The transition from academic to professional cultures requires that former students adjust to new forms of feedback. As students, most people expected continuous, quantitative and prompt feedback on their performance, but as professionals feedback is much more likely to be sporadic, qualitative, and infrequent. The typical approach adopted by many large, technological organizations is the annual performance review. The figures below exemplify the types of criteria against which many engineering professionals are typically evaluated.
Unlike engineering school, where students are evaluated largely upon technical, analytical (i.e., cognitive) outcomes, professional settings place greater emphasis on communication, teamwork, leadership and other interpersonal skills. In other words, performance evaluation in professional settings depends to a great extent on how supervisors feel (i.e, affective) about the employee.
For example, “Values and supports diversity” relates to the affective aspect of the brain (feelings, values), whereas “Organizes and plans work assignments” is conative. Even a cursory review of the criteria demonstrates that the emphasis in professional settings is heavily on the conative and affective, in contrast to academic evaluations, which are almost exclusively cognitive.
One of the objectives of Engineering Business Practices is to professionalize engineering students — that is, prepare them to leave the academic world and enter the professional. Accordingly, it makes sense to cross-check the learning objectives listed in the #CEE300 syllabus with the performance evaluation criteria listed above. The table below lists each learning objective and indicates how many of the professional performance criteria relate to that learning objective. Those that are best represented in the performance criteria are teamwork and communication — two topics that receive a great deal of attention in #CEE300. Moreover, all of the #CEE300 learning objectives are listed at least once in the performance criteria, suggesting that #CEE300 is designed to fulfill the overall objective of professionalization.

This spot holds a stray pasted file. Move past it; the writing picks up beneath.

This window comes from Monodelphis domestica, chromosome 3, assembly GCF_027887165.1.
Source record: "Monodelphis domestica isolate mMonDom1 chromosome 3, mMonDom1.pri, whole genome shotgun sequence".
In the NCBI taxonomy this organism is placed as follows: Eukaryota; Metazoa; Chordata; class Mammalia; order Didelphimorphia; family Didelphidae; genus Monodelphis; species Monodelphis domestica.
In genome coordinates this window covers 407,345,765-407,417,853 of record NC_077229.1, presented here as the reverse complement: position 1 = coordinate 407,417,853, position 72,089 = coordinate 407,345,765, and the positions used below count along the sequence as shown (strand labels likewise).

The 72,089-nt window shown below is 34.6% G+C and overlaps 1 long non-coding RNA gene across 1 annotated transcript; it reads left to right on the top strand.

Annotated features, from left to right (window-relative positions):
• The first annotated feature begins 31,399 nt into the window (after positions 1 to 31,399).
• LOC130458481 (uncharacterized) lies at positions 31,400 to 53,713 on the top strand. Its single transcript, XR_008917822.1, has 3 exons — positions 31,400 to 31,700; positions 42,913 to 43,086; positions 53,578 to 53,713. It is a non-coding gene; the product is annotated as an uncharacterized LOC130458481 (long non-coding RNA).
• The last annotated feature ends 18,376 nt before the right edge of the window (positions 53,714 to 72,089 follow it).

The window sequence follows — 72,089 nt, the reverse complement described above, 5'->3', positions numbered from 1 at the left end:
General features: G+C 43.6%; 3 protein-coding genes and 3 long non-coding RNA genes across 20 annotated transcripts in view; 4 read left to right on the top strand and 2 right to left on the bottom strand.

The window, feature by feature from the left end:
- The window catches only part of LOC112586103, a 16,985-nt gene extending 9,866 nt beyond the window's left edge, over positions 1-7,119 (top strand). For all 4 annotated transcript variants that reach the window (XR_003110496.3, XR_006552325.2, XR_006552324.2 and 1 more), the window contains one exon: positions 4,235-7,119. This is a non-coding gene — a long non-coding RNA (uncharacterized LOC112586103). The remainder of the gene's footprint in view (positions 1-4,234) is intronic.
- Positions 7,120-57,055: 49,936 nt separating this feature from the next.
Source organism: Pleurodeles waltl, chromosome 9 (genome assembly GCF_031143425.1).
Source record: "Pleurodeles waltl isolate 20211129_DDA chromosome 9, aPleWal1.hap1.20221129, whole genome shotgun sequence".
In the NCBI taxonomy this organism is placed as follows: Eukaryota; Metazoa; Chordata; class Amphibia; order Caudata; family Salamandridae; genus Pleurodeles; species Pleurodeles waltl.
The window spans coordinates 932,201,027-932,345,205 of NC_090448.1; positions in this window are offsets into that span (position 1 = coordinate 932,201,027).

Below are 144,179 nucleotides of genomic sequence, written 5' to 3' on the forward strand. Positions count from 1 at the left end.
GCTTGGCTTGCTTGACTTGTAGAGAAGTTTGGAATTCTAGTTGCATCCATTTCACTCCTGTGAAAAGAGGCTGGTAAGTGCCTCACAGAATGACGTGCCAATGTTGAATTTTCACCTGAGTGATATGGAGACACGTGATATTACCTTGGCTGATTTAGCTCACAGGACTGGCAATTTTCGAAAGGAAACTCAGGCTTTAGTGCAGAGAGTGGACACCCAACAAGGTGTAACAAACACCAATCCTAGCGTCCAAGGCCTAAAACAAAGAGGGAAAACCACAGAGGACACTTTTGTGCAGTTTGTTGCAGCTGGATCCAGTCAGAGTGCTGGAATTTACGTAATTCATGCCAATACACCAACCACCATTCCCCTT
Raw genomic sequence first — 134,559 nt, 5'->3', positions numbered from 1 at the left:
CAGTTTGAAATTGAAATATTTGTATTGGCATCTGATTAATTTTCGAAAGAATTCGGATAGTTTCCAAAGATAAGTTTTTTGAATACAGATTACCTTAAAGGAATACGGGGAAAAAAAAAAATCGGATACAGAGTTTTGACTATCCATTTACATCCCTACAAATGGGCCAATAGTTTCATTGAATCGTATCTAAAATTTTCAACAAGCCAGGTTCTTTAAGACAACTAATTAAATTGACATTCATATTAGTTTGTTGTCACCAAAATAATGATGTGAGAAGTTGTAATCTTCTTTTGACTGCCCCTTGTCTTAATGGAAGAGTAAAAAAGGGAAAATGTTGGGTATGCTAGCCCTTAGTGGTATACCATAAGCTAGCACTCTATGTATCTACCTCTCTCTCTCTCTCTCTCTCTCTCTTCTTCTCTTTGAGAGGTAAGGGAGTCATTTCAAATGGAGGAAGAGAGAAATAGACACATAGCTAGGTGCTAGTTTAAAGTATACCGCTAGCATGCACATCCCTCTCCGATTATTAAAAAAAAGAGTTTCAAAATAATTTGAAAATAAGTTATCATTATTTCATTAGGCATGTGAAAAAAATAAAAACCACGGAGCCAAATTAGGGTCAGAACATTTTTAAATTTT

Twitter assignment. #CEE300 students taking Engineering Business Practices should create two tweets related to this blog post: 1) List the number of performance evaluation criteria that relate to the cognitive, affective, and conative aspects of the mind (by your own count. Some could count in more than one category), and 2) Pick one conative criterion and indicate to which action mode(s) the activity relates. (Again, it could be more than one).
Once we understand the evaluation criteria important in professional engineering settings, a few important discussion questions emerge. Use the ‘reply’ space below to post your answers to the following:
- Should students their approach to their remaining education, given an improved understanding of workplace expectations? How?
- What do the conative aspects of the criteria listed say about the expectations of the engineering workplace? Is engineering welcoming of a diverse set of conative strengths?
- Performance Evaluation (mcasile.com)
- Six Benefits of Assessing Your Current Workforces’ Behaviors (hiring-line.typepad.com)
- Ridding of the Annual Performance Evaluations (vankca.wordpress.com)
- How To Eliminate Performance Reviews In Your Organisation (barebrilliance.wordpress.com)
- 5 Steps to Better Performance Reviews (entrepreneur.com)
- From Student to Professional (iamthepdxsx.com)
- 6 Tips for Successful Mobile Video Assignments in the Classroom (chronicle.com)